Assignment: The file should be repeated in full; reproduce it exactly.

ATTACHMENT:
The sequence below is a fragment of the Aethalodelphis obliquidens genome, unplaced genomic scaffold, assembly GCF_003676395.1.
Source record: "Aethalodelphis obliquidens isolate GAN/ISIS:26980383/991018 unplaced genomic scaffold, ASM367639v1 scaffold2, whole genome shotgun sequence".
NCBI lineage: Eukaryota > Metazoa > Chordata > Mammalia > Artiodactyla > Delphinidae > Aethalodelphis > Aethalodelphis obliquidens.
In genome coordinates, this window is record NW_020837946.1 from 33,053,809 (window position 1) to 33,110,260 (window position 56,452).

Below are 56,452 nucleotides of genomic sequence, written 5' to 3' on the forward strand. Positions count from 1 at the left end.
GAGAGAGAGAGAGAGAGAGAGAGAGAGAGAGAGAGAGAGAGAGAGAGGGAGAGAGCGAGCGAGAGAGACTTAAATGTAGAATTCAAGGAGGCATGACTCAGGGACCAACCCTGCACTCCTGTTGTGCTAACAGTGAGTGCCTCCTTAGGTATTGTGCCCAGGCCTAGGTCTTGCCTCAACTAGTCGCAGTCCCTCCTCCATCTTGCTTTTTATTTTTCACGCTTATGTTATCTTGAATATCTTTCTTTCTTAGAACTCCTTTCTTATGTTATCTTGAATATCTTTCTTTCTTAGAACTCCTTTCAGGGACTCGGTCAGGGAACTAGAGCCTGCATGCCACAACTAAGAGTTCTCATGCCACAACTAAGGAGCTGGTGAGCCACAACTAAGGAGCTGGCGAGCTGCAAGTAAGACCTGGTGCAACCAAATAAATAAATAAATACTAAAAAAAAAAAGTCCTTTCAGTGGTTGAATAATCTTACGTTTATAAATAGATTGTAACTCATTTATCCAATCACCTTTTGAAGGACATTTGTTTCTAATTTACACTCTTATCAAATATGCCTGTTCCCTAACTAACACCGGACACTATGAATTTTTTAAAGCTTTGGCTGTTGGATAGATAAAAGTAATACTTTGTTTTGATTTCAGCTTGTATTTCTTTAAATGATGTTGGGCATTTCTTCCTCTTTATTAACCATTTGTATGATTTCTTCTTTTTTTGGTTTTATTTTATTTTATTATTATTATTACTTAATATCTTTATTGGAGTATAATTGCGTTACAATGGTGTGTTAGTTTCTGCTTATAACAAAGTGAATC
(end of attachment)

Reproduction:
The sequence below is a fragment of the Aethalodelphis obliquidens genome, unplaced genomic scaffold, assembly GCF_003676395.1.
Source record: "Aethalodelphis obliquidens isolate GAN/ISIS:26980383/991018 unplaced genomic scaffold, ASM367639v1 scaffold2, whole genome shotgun sequence".
NCBI lineage: Eukaryota > Metazoa > Chordata > Mammalia > Artiodactyla > Delphinidae > Aethalodelphis > Aethalodelphis obliquidens.
In genome coordinates, this window is record NW_020837946.1 from 33,053,809 (window position 1) to 33,110,260 (window position 56,452).

Below are 56,452 nucleotides of genomic sequence, written 5' to 3' on the forward strand. Positions count from 1 at the left end.
GAGAGAGAGAGAGAGAGAGAGAGAGAGAGAGAGAGAGAGAGAGAGAGGGAGAGAGCGAGCGAGAGAGACTTAAATGTAGAATTCAAGGAGGCATGACTCAGGGACCAACCCTGCACTCCTGTTGTGCTAACAGTGAGTGCCTCCTTAGGTATTGTGCCCAGGCCTAGGTCTTGCCTCAACTAGTCGCAGTCCCTCCTCCATCTTGCTTTTTATTTTTCACGCTTATGTTATCTTGAATATCTTTCTTTCTTAGAACTCCTTTCTTATGTTATCTTGAATATCTTTCTTTCTTAGAACTCCTTTCAGGGACTCGGTCAGGGAACTAGAGCCTGCATGCCACAACTAAGAGTTCTCATGCCACAACTAAGGAGCTGGTGAGCCACAACTAAGGAGCTGGCGAGCTGCAAGTAAGACCTGGTGCAACCAAATAAATAAATAAATACTAAAAAAAAAAAGTCCTTTCAGTGGTTGAATAATCTTACGTTTATAAATAGATTGTAACTCATTTATCCAATCACCTTTTGAAGGACATTTGTTTCTAATTTACACTCTTATCAAATATGCCTGTTCCCTAACTAACACCGGACACTATGAATTTTTTAAAGCTTTGGCTGTTGGATAGATAAAAGTAATACTTTGTTTTGATTTCAGCTTGTATTTCTTTAAATGATGTTGGGCATTTCTTCCTCTTTATTAACCATTTGTATGATTTCTTCTTTTTTTGGTTTTATTTTATTTTATTATTATTATTACTTAATATCTTTATTGGAGTATAATTGCGTTACAATGGTGTGTTAGTTTCTGCTTATAACAAAGTGAATC